Chagas

Chagas disease is a life-threatening disease caused by the parasite Trypanosoma cruzi. It affects humans and animals, mainly dogs. Chagas transmission occurs through the bite of an infected insect, called a triatomine. After feeding, it defecates on the skin, and parasites found in its feces can enter the body through the eyes, mouth, wounds, or even the insect bite itself. It can also be transmitted through blood transfusion, organ transplant, ingestion of food contaminated with parasites, and from mother to child during pregnancy. The symptoms can range from mild to severe, and even no symptoms appear until the chronic stage. In the acute phase, the most common symptoms are fever, discomfort and inflammation of the area that has suffered the sting, and they usually subside without the need for treatment. Later, even over the years, and if it has not been treated, the disease can reactivate and enter the chronic phase, with more severe symptoms such as cardiac, digestive and neurological disorders. The treatment is carried out with antiparasitic drugs, and as prevention it is recommended to avoid endemic areas, the use of repellent and early diagnosis. The diagnosis of Chagas is one of the great challenges posed by this disease, given the importance of treating the infected person in the acute phase. But the diagnosis is also of vital importance to prevent infections through transfusions and organ transplants, to reduce vectorial transmission, for the detection and treatment of women of childbearing age, and as a screening of newborns and siblings of infected mothers without treatment. Diagnostic tests consist of serological tests and blood smears under a microscope.

Chagas disease is considered endemic in Latin America, but it has spread throughout the world: it is estimated that 6 to 7 million people worldwide are infected with Trypanosoma cruzi. It is a disease recognized by the WHO as one of the 13 most neglected tropical diseases in the world.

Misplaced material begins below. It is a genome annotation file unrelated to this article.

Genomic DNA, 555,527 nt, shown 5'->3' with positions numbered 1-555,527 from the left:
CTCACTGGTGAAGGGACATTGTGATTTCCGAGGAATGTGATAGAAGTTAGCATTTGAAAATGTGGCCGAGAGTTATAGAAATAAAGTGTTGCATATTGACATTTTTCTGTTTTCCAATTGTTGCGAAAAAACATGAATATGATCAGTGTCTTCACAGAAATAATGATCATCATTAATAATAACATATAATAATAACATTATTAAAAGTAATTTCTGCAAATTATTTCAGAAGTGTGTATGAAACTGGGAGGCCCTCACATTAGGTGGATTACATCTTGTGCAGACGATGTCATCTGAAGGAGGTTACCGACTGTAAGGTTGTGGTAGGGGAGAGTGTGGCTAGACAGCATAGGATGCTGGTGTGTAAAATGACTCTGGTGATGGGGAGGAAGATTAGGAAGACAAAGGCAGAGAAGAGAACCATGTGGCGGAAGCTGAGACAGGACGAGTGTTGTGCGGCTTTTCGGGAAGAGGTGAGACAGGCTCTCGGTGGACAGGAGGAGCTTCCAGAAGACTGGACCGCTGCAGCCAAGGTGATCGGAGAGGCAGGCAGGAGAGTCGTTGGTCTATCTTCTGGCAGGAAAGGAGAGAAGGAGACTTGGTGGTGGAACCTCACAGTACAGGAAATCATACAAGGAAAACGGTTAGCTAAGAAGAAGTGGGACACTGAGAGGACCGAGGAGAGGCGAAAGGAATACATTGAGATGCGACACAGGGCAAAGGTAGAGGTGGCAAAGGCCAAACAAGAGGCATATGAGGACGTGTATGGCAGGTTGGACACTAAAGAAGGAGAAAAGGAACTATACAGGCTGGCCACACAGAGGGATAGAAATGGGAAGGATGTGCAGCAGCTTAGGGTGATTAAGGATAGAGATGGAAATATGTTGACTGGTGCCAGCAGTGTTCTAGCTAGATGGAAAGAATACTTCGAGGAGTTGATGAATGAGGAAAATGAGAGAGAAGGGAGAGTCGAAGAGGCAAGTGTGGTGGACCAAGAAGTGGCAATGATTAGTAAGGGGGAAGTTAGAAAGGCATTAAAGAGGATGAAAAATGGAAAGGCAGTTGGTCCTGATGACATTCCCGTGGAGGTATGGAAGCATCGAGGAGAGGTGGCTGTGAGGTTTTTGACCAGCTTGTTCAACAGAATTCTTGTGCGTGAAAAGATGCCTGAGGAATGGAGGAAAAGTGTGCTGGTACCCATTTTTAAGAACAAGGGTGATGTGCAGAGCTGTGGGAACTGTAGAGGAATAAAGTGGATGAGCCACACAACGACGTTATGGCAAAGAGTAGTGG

Dogs are risk factors for the transmission of Chagas: they have a high susceptibility to the parasite and a high probability of becoming infected at an early age. They are 14 times more effective at spreading the disease than humans, as they normally roost in areas easily accessible by infected insects. Also, when an animal is malnourished and its immune system is compromised, it has a higher risk of becoming infected.

Human and animal infectious disease (mainly to dogs)

At Rekom Biotech, we desing and manufacture IVD reagents for diagnosis of Chagas. Do not hesitate to contact us!

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BACT TO LIST OF INFECTIOUS DISEASES

Recombinant proteins

DISEASE/MICROORGANISM NAME REFERENCES DESCRIPTION DETAILS

Chagas / Trypanosoma cruzi

1F8
RAG0003
Calcium-binding flagellar antigen
B13
RAG0103
CA-2 surface antigen. Also known as Ag2, PEP2, TcR34
ChimChagas1
RAG0093 (chimera) Top product (Satisfaction guarantee)
Recombinant chimeric antigen for Chagas detection
ChimChagas2
RAG0094 (chimera) Top product (Satisfaction guarantee)
Recombinant chimeric antigen for Chagas detection
ChimChagas3
RAG0096 (chimera) Top product (Satisfaction guarantee)
RAG0096BIOT (biotinylated)
Recombinant chimeric antigen for Chagas detection
FRA
RAG0005
Cytoskeleton associated antigen. Also known as Ag1, JL7, H49

Pipeline

Antibodies

Generation

Generation of the antibody with our own immunogen in an animal model.

Purification

Purification of the serum obtained by affinity chromatography.

Validation

Validation and full quality control.

Anti-1F8/FRA/B13 for Chagas caused by Trypanosoma cruzi (human, animal)
Generation